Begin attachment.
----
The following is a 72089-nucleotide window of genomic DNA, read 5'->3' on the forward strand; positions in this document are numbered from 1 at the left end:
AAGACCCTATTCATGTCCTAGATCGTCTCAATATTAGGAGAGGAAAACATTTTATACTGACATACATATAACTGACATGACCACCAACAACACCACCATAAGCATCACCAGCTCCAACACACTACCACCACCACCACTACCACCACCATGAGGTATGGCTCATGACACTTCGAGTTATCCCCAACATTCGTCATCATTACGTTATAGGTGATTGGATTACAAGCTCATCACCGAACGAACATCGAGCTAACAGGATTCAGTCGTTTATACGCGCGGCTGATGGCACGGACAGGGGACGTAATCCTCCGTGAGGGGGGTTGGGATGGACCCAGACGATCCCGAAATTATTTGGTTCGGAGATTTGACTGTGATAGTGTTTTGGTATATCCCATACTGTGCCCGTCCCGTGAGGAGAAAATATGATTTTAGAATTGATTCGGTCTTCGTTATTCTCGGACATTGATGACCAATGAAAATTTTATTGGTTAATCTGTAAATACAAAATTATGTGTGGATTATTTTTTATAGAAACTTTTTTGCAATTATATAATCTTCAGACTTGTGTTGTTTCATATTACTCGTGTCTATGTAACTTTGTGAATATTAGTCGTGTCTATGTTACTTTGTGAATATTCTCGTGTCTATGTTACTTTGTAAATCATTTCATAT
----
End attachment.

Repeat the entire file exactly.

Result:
The following is a 72089-nucleotide window of genomic DNA, read 5'->3' on the forward strand; positions in this document are numbered from 1 at the left end:
AAGACCCTATTCATGTCCTAGATCGTCTCAATATTAGGAGAGGAAAACATTTTATACTGACATACATATAACTGACATGACCACCAACAACACCACCATAAGCATCACCAGCTCCAACACACTACCACCACCACCACTACCACCACCATGAGGTATGGCTCATGACACTTCGAGTTATCCCCAACATTCGTCATCATTACGTTATAGGTGATTGGATTACAAGCTCATCACCGAACGAACATCGAGCTAACAGGATTCAGTCGTTTATACGCGCGGCTGATGGCACGGACAGGGGACGTAATCCTCCGTGAGGGGGGTTGGGATGGACCCAGACGATCCCGAAATTATTTGGTTCGGAGATTTGACTGTGATAGTGTTTTGGTATATCCCATACTGTGCCCGTCCCGTGAGGAGAAAATATGATTTTAGAATTGATTCGGTCTTCGTTATTCTCGGACATTGATGACCAATGAAAATTTTATTGGTTAATCTGTAAATACAAAATTATGTGTGGATTATTTTTTATAGAAACTTTTTTGCAATTATATAATCTTCAGACTTGTGTTGTTTCATATTACTCGTGTCTATGTAACTTTGTGAATATTAGTCGTGTCTATGTTACTTTGTGAATATTCTCGTGTCTATGTTACTTTGTAAATCATTTCATAT